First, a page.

What Do You Already Know?
Anyone reading this who can also hear and speak has the capacity to do something much more powerful. You can sing. Singing provides physical, psychological and spiritual benefits. Singing will increase your quality of life. Everyone who possibly can should sing. If you don’t know how, you can learn. Some of you who can speak and can’t hear can learn how too. If you think you can’t carry a tune, you can learn that. If you don’t have much natural aptitude for listening and repeating with accuracy, you can learn to listen with greater focus. There are only two general things you need to figure out in order to pursue this goal to be a good singer. Both are vital.
1.) How much natural ability do you already possess?
2.) What kind of singing inspires and excites you?
If you’ve only read my past tirades against American Idol, you might think I’m some kind of musical snob. I’m not. I really believe what I said in the first paragraph. I think the bad singers on American Idol know the answer to #2, and skipped over #1. In order to know how much natural ability you have, you have to do some experiments. You have to run some tests, real tests, with an academic basis. You have to learn some music theory basics, just a few. This is not as hard as it sounds. I’m only trying to distinguish it from doing things like singing along to Karaoke tracks or your iPod or CD player or singing in the car or shower. All those things are fine and can be fun, but they don’t provide enough information to answer question #1. You need to check out your voice in comparison to something or someone outside yourself.
The most reliable source of information is a teacher. If you know the location of a public school, the school usually has some kind of a music teacher. You can contact that person and make an appointment with them to find out your vocal range and level of ability. If you have no problem going into a church, they also have music professionals. You don’t have to join the church to ask for this kind of help from an organist or choir director. If you can’t follow either of these alternatives, there are teachers you can pay, however there’s a risk involved in paying just to audition. Paid vocal coaches have a vested interest in having you continue to pay, for lessons. They might not be honest with you. It’s not that hard to find a teacher or a musician who will help you for free. Music teachers want there to be more good singers in the world. That’s why they became teachers. They will be happy if you want to become a better singer, no matter how little you know at the start.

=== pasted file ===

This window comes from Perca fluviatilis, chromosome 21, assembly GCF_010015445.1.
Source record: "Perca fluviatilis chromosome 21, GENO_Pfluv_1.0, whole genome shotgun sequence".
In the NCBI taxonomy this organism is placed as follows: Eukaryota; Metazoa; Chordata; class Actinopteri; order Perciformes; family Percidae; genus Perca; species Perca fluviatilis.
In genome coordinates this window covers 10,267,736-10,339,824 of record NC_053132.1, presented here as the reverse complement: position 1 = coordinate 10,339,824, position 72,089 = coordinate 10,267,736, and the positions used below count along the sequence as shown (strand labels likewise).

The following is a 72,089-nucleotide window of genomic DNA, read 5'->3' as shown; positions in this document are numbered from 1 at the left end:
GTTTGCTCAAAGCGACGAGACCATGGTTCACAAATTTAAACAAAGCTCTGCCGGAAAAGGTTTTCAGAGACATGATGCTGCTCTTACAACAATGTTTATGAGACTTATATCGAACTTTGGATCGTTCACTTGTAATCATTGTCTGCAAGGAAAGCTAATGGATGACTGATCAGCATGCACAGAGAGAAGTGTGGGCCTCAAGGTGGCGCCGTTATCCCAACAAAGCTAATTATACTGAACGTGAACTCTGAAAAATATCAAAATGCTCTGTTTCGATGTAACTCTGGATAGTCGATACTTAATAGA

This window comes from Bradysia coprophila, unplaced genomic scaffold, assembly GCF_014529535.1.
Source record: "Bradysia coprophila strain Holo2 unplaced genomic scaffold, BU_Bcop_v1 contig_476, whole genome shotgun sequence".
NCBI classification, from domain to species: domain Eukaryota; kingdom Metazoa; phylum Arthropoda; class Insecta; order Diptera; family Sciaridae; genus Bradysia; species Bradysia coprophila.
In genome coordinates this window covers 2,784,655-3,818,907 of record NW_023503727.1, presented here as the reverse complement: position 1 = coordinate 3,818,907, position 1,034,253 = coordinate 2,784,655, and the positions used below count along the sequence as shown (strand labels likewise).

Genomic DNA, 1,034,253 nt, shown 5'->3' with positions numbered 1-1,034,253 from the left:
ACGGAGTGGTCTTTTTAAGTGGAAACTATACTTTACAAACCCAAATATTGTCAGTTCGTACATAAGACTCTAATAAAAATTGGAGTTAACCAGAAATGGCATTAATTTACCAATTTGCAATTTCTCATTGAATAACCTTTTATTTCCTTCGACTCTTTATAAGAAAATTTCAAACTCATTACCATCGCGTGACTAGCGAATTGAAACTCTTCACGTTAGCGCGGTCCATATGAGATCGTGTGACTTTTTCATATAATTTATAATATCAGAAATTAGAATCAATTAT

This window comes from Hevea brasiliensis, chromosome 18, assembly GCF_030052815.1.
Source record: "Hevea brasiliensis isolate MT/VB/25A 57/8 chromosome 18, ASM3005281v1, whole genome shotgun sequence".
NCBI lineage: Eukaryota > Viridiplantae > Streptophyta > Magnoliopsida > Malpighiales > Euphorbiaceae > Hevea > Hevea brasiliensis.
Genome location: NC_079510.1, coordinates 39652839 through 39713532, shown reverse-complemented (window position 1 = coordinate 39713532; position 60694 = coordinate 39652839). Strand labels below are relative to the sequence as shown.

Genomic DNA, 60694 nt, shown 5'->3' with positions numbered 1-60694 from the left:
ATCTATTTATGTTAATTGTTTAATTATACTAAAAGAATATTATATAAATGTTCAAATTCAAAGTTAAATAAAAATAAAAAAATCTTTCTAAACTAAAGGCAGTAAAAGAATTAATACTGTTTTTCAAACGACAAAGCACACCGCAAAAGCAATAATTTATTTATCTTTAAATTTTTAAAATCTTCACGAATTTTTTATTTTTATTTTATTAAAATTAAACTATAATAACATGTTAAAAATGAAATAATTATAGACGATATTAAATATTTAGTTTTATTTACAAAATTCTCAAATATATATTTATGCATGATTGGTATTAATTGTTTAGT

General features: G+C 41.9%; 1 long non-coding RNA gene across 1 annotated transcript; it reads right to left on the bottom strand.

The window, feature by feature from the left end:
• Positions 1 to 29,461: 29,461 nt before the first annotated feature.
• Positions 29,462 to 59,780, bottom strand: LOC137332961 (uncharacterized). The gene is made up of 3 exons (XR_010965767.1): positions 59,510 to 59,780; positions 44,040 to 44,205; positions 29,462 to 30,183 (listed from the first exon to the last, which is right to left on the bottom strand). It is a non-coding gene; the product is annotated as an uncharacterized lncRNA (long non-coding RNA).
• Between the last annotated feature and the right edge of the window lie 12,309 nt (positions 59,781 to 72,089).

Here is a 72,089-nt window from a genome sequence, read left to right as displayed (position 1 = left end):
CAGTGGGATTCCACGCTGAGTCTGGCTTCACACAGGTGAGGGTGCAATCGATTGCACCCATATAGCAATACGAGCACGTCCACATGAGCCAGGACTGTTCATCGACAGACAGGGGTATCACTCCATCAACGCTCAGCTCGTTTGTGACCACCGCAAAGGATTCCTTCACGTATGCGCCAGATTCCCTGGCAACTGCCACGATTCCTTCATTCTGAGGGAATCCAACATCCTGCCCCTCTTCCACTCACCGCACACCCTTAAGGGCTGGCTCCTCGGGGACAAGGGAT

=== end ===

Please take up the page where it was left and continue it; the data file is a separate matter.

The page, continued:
Here’s what will happen. The teacher will probably use a piano. They will hit notes on the piano and ask you to sing those pitches. You’ll sing notes as high and as low in pitch as you can. That’s your RANGE. Almost everyone is able to sing one OCTAVE’s worth of pitches in a major scale, which is also called IONIAN MODE. That’s the “do-re-mi-fa-so-la-ti-do” thing. Those with more aptitude might be able to sing two octaves or more. The gifted singers will have three octaves, and maybe more. Where those notes lie on the piano determines whether you are a (from high to low) SOPRANO, ALTO, TENOR or BASS singer. There are subdivisions within those four types and some classifications that overlap ranges too, but let’s keep it simple for those who are starting out and may be scared.
If the teacher is also a singer, or a conductor of singers, they will be listening for your TONE. They will be checking how solidly you can hold a pitch, whether or not you have vibrato and how “round” your vocal tone is. By round I mean dark-sounding, pure, rich, deep, clear, focused. Your voice is an instrument, one of the most flexible, adaptive and expressive kinds in existence. The teacher is comparing your voice to their knowledge of other instruments, and other voices. They have training in the physiology of singing, and can teach you how to produce a better-sounding tone. They will be checking your ability to follow a sequence of notes and how long you can sing without needing to take a breath. Depending on your level of natural ability, improving these things can take mere months or many years of practice. It doesn’t happen overnight. If you want to be a good singer, you have to do it, period. The best motivator is to explore question #2 and determine what kind of singing turns you on.
Coming Up in Part Two – The World of Singing Traditions